A harvester dumps sugar beets into a large wagon riding alongside it.

Make Money on the Road By Harvesting Beets

Have you heard of the Sugar Beet Harvest? It’s a yearly event bringing hundreds of RVers willing to work hard for a short time.

If you’re looking to make a few thousand dollars in about a month and can be on your feet for 12 hours a day, the Sugar Beet Harvest might be a worthwhile opportunity. Let’s learn more!

A harvester dumps sugar beets into a large wagon riding alongside it.

What Is the Sugar Beet Harvest?

Every fall, people harvest sugar beets across 45 receiving stations in two main areas of the Midwest: the Red River Valley and Sidney, Montana. Workers harvest over ten million tons of beets within a month.

The ground temperature must remain at a certain level, so the sugar beets don’t lose their sugar content. This is why the harvest happens so quickly.

Workampers make up about 48% of the seasonal employees to help harvest all those beets in a short time. 

Who Are the Sugar Beet Growers?

The American Crystal Sugar Company factories are in Crookston, East Grand Forks, and Moorhead, Minnesota. They have more factories in Drayton and Hillsboro, North Dakota, and Sidney, Montana. The Sidney Sugars factory is also in Sidney, Montana.

In 2002, American Crystal Sugar Company bought the Holly Sugar factory from Imperial Sugar Company and named it Sidney Sugars Incorporated. Sidney Sugars operates as a wholly-owned subsidiary of American Crystal Sugar Company.

Two workers hold up gigantic sugar beets standing next to a garden.

During the year, the American Crystal Sugar Company employs about 1,400 full-time employees. However, during the sugar beet harvest, third-party agencies help hire approximately 1,300 additional workers. Many of these workers are RVers who come yearly to work for a few weeks.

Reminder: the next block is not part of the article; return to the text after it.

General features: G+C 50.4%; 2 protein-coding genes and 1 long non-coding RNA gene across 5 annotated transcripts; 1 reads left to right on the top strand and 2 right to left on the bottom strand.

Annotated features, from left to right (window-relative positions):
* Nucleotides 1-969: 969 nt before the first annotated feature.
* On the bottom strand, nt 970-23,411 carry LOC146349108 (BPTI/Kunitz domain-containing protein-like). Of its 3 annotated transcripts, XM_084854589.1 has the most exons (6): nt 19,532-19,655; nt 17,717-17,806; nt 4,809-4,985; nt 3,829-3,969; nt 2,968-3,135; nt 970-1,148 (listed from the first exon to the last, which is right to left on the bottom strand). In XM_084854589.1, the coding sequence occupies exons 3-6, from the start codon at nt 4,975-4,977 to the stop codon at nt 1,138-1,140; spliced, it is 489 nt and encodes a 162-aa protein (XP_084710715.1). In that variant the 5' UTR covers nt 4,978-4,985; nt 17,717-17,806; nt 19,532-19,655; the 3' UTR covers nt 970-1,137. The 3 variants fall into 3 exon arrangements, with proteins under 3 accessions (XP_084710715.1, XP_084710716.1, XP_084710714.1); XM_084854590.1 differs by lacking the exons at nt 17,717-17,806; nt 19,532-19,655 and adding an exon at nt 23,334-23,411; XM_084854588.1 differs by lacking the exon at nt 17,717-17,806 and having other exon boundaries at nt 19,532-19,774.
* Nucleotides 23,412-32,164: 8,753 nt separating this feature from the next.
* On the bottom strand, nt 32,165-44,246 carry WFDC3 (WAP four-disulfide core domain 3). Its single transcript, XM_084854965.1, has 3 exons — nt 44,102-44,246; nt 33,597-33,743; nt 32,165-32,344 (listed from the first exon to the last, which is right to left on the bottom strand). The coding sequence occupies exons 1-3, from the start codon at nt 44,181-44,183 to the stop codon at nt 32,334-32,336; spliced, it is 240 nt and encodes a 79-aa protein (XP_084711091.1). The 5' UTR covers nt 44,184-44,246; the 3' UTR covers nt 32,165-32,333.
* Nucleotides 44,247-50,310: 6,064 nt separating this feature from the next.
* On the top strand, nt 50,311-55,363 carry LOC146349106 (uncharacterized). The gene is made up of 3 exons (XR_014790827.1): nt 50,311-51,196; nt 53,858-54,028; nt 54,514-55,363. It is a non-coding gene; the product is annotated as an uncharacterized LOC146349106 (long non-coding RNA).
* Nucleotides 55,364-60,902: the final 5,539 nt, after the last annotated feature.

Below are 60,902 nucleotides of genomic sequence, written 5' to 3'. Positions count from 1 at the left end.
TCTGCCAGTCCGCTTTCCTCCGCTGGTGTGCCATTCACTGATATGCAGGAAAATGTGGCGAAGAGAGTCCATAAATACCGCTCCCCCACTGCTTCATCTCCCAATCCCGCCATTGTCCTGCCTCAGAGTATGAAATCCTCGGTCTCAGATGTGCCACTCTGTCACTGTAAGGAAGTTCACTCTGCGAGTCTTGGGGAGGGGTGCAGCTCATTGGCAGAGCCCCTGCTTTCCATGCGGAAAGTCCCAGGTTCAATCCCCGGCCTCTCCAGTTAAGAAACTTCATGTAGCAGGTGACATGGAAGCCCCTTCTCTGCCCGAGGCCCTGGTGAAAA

Looking for more gigs on the road? Check out these 7 jobs for USA nomads.

Jobs at the Sugar Beet Harvest

There are a few different jobs you can apply for at the Sugar Beet Harvest. Some require no previous knowledge or skill set, while others require some machine operation experience.

However, all jobs operate seven days a week in 12-hour shifts, weather permitting. 

Get a glimpse into what to expect working at the Sugar Beet Harvest.

Helper and Sample Taker

These positions require workers to help the piler operator clean and maintain the area. They communicate with drivers to ensure the safe unloading of the trucks.

They also take samples when needed. These are the bulk of the workers, and the duties require workers to be on their feet during the entire shift.

Piler Operator

A piler operator must have some experience working the Sugar Beet Harvest. This is not a position for a typical first-year seasonal employee. A piler operator makes the sugar beet piles.

Having previous machinery experience is essential since you initiate the piler control switches. Attention to detail is also vital for piler operators.

Sugar beets getting piles high into mounds after being harvested.